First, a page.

About last night:
The Indians extended their winning streak to four games Friday night, their longest of the season. Corey Kluber pitched another good game, while Asdrubal Cabrera, Michael Brantley, and Mike Aviles all went deep, giving the Tribe three home runs in a game for only the second time all season.
Other Tribe items:
Five questions with David Murphy - Hoynes has a brief discussion with the Tribe right fielder, in which I am reminded of the fact that like many of our favorite LGFTs, Murphy has experienced two World Series losses.
Bastian's daily notes at MLB.com include word that Elliot Johnson has accepted an assignment to Columbus an this quote from Jason Giambi on going on the DL:
"I just needed to take a step back so the ballclub could move forward, basically. ... It was the right decision for the ballclub."
The words of a man who knows the team is better off without him on the 25-man roster.
Teammates believe Cabrera deserved the cycle (Stephanie Storm, Ohio.com) - Asdrubal Cabrera had four hits Thursday, and only missed hitting for the cycle because after reaching third base in the 8th inning, the official scorer decided it was a double, and that he'd only reached third base because the outfielder threw home. Cabrera's teammates disagree with that decision.
The Legend of Tony Plush Michael Baumann, Grantland) - I don't really know how to describe this one, but it involves an old man forty years from now telling his grandson about a ballplayer who rose a unicorn.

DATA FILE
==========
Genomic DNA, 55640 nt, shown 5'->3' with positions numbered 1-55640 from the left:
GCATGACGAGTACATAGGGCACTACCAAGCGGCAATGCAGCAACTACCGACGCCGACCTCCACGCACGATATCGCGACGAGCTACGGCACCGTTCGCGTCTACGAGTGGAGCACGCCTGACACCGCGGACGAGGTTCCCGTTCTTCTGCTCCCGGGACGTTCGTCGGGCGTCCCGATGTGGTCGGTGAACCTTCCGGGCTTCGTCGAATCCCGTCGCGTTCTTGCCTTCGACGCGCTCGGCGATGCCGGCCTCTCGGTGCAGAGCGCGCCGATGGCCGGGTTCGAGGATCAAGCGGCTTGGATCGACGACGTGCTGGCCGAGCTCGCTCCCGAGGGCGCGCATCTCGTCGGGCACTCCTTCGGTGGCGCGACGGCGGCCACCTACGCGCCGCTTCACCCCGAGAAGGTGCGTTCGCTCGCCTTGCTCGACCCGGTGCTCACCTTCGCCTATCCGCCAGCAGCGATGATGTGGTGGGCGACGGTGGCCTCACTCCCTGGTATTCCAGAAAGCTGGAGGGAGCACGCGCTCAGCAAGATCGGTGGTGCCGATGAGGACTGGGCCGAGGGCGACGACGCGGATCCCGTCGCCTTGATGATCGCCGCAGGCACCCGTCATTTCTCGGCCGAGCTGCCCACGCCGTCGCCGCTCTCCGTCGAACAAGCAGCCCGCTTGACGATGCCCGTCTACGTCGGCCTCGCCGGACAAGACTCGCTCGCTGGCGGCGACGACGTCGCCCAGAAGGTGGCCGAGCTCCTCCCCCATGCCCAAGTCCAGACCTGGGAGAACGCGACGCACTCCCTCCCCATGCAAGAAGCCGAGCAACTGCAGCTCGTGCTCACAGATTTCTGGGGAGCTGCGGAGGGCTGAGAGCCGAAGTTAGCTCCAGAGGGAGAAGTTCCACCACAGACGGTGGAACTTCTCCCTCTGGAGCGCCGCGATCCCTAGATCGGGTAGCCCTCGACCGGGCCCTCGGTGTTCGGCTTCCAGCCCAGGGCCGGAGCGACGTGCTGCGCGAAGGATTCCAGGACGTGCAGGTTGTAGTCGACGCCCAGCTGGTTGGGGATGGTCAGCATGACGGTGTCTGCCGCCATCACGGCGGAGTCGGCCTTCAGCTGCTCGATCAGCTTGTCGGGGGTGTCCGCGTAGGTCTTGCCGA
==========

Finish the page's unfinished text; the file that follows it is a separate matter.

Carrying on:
The Baseball Marriage (Barry Svrluga, Washington Post) - An up close look at Nationals shortstop Ian Desmond and his wife Chelsey, and the life of a baseball family. Obviously not every couple/family in that situation is the same, but with Lonnie Chisenhall recently welcoming his second child to the family, and Yan Gomes welcoming his first (and many speculating that it's the root of his defensive issues this season), I found this an interesting read.
The Intentional Walk Rage System (Joe Posnanski) - Like many fans these days, Posnanski is not a fan of the intentional walk. Sure, it has its time and place, but it is far overused. He's come up with a scoring system to determine just how egregious a free pass is.
Sermon on the Mound (Dick Hayhurst, Sports on Earth) - A former MLB pitcher writes about the art of the mound visit, which he calls "the Twitter version of coaching."
This week's off-topic topic:
This weekend's big new release is Neighbors, which looks like it could be pretty funny, which gets me thinking about my favorite comedies of recent years. For this list, I'm trying to limit myself to what feel strictly like comedies. For example, Wes Anderson's movies all have great humor, but they don't feel to me like comedies.
My favorite comedies of the last ten years:
6) The Hangover (2009)
5) Shaun of the Dead (2004)
4) Role Models (2008)
3) Tropic Thunder (2008)
2) Anchorman (2004)
1) The 40-Year-Old Virgin (2005)
It's been five years since the most recent of those movies came out, and I wonder if that has more to do with my life than the movies. During high school and college, and for four or five years after that, I was with my friends what now seems like constantly. We saw a ton of movies, some of which would then become a reference point for our interactions.
Now though, people are married or engaged, people have kids, people don't all live in the same neighborhood. I'm a lot less likely to see a movie with my friends and we're a lot less likely to add new references to our rotation. Newer movies don't become part of the fabric of our friendship, which probably diminishes how much they can really mean to me, when it comes to comedies. I doubt I would enjoy any of those movies nearly as much if I saw them for the first time today.
Maybe nothing is as funny as it is when you're young and with your friends.